Cheeseburgers and Intent

I loved this Keith Schofield-directed video for the Charlotte Gainsbourg/Beck collaboration “Heaven Can Wait” as soon as I saw it.  But today I became annoyed after reading this interview with Shoefield on Pitchfork, where he states that the inspiration for it came from the images he discovered and appropriated from sites like and various Tumblr blogs.

The problem is that – surprise – somebody actually created the images that he appropriated, in particular these two images from an artist previously unknown to me, William Hundley:

Thing is, these two images clearly stood out to me from the rest in the video, which says something about the potency of one’s imagination or lack thereof.  But there’s another level here.  I myself have a Tumblr blog, and I follow quite a few of them.  It really is its own sort of world, a saturation of images without context or cohesion.  It’s interesting that Shofield decided to run with that concept, but the problems that resulted are one and the same with the problems I have with most Tumblr blogs that seem to have no interest in the source of an image.  So yeah, it’s an image of a skateboard on cheeseburgers – but somebody took the time to create this thing, to buy the cheeseburgers, to stack them, to plop a skateboard on top of them.  There’s real intent behind it, and to assume it just exists and belongs to the world is sort of arrogant and dismissive.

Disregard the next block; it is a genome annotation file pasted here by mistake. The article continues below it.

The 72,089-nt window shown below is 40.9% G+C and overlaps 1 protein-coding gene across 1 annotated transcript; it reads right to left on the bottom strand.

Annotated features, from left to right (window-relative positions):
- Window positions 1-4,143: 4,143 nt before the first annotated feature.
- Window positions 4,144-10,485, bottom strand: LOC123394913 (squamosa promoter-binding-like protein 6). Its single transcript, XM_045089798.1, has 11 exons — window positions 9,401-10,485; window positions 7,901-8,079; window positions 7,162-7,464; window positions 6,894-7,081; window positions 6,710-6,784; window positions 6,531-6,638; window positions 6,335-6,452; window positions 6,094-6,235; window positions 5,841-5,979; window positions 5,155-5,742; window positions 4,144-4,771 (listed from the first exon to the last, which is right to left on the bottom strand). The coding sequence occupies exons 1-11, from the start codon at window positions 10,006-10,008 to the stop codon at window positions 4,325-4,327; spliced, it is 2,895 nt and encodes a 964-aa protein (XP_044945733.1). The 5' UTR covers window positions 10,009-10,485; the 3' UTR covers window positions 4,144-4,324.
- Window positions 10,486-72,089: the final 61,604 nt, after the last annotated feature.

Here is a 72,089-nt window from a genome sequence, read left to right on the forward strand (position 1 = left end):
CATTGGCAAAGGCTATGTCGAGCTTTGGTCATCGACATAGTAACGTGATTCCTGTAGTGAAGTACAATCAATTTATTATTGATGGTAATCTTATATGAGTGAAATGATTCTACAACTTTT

I don’t know.  I do the same thing, really, when I steal images I “find” on Google Image Search to illustrate blog posts.  Really, it’s the way things are headed.  Authorship, as far as images are concerned, is this passe thing.  It’s weird, is all I’m saying, and it makes me uncomfortable.

I still think it’s a great video, and Schofield’s other work is worth checking out, too. Here’s two more: